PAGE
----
Published by Debra Taylor, CPA/PFS, CDFA, JD | July 11, 2016
When you were in school, it’s possible your GPA was the most important number you maintained. However, a number more important to maintain is your credit score. Why? Because your credit score determines so much of what you can do (financially) now and in the future. A good credit score will allow you to obtain financing for a home, a car, and other large purchases, while bad credit scores make it difficult to do many of these things and more (such as obtaining certain jobs). The good news is that there are two main ways you can monitor your score to make sure you keep it on the high end of the scale (300 – 800). And they won’t cost you a penny. I personally take advantage of the following resources to stay on top of my own score.
Free FICO Scores – This is New!
I just became aware that you can access your FICO score for free through your credit card company. Since FICO scores are already resident in credit card company’s customer databases, the new FICO Score Open Access program enables credit card companies to display scores to their customers on their monthly statements or through their online accounts. Credit card companies are increasingly taking advantage of this new capability as they realize that it is opening the door to better customer relationships. Currently, American Express, Bank of America, Barclaycard, and Citibank all provide free FICO score access either on their statements or via online accounts. Discover provides FICO scores right on the first page of their monthly statements as well as online. Chase is also providing the FICO score for some (but not all) of its credit cards, and many other credit card companies are releasing similar access to FICO scores.
Monitor your credit card statements or online accounts on a monthly basis to see what movement is occurring in your FICO score. If you see any unusual or significant drops in your score, it may be time to request your credit report and take a good look at what’s on there.
Many people don’t realize that, legally, you are entitled to a free annual credit report from all three credit agencies (Experian, Equifax, and TransUnion). There are websites that offer access to free reports and scores, such as www.credit.com, www.creditkarma.com, and www.creditsesame.com. Alternatively, you can do it the old fashioned way and request your credit reports by regular mail, either with a letter addressed to Annual Credit Report Request Service, P.O. Box 105281, Atlanta, GA 30348-5281, or by filling out the Annual Credit Report Request Form available for paper submission (click here for the form).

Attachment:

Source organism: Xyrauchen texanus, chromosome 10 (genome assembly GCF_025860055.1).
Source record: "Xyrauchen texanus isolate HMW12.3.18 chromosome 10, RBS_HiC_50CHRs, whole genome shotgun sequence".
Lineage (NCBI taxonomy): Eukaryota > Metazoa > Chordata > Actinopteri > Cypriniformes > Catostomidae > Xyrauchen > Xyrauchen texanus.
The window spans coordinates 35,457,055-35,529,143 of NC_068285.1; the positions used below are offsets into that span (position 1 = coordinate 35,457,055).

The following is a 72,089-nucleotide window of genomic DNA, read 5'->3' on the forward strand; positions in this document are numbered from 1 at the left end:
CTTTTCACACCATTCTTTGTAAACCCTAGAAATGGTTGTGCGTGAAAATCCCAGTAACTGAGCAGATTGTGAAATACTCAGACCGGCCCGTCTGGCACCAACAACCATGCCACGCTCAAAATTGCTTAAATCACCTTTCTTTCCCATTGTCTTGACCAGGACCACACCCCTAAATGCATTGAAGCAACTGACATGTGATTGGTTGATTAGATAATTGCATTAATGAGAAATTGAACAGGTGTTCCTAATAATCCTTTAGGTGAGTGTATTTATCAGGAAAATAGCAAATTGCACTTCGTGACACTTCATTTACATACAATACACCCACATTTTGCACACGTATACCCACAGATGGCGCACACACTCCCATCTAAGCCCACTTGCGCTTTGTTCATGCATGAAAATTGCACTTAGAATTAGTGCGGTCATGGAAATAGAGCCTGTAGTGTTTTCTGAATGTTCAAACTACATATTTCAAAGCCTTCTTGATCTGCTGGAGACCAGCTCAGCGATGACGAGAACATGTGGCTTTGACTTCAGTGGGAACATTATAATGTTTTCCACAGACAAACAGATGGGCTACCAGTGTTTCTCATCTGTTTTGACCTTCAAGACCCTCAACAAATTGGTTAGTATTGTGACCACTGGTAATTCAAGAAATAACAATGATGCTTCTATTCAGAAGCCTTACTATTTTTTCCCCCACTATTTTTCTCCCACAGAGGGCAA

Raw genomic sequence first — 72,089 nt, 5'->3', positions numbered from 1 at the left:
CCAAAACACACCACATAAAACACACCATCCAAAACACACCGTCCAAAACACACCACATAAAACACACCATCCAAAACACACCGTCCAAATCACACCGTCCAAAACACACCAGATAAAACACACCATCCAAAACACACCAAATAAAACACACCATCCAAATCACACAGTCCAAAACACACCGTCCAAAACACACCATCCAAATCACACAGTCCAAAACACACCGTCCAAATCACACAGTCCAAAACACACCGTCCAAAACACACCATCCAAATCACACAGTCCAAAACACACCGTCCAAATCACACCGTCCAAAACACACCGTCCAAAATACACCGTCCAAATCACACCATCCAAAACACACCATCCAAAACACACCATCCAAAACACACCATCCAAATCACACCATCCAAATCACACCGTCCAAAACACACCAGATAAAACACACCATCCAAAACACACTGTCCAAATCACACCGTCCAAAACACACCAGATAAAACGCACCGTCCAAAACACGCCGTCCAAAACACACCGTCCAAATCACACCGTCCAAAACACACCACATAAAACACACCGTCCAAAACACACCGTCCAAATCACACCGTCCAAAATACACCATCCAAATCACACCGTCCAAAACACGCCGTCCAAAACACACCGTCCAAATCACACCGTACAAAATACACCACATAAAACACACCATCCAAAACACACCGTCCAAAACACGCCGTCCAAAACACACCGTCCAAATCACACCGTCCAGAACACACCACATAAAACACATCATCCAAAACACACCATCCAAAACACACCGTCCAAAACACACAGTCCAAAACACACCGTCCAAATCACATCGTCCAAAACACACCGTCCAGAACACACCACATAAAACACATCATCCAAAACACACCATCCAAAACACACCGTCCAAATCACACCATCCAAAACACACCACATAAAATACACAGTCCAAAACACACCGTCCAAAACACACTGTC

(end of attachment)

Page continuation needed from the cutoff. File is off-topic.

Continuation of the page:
It’s good practice to take advantage of these free reports and review your credit reports annually for any incorrect or negative information. If you find that there are any errors on your report, you can dispute them by contacting the credit bureaus and/or the company that provided the information to the credit bureau. For more detailed instructions, click here to read the Consumer Financial Protection Bureau’s instructions on how to dispute an error. You can also click here for CreditCards.com’s interactive guide on how to read and understand a credit report.
Another technique, and one that I use for myself, is to request a credit report from one agency at a time, every three to four months throughout the year. For instance, I will request my report from TransUnion in March, then from Equifax in July, and then from Experian in October or November. Although the information from each of the agencies may vary slightly, I have noticed that this helps me see what is generally being reported on a regular basis.
If you are concerned about your credit score and would like help taking the necessary steps to monitor or repair it, please contact our office and we will do what we can to assist you.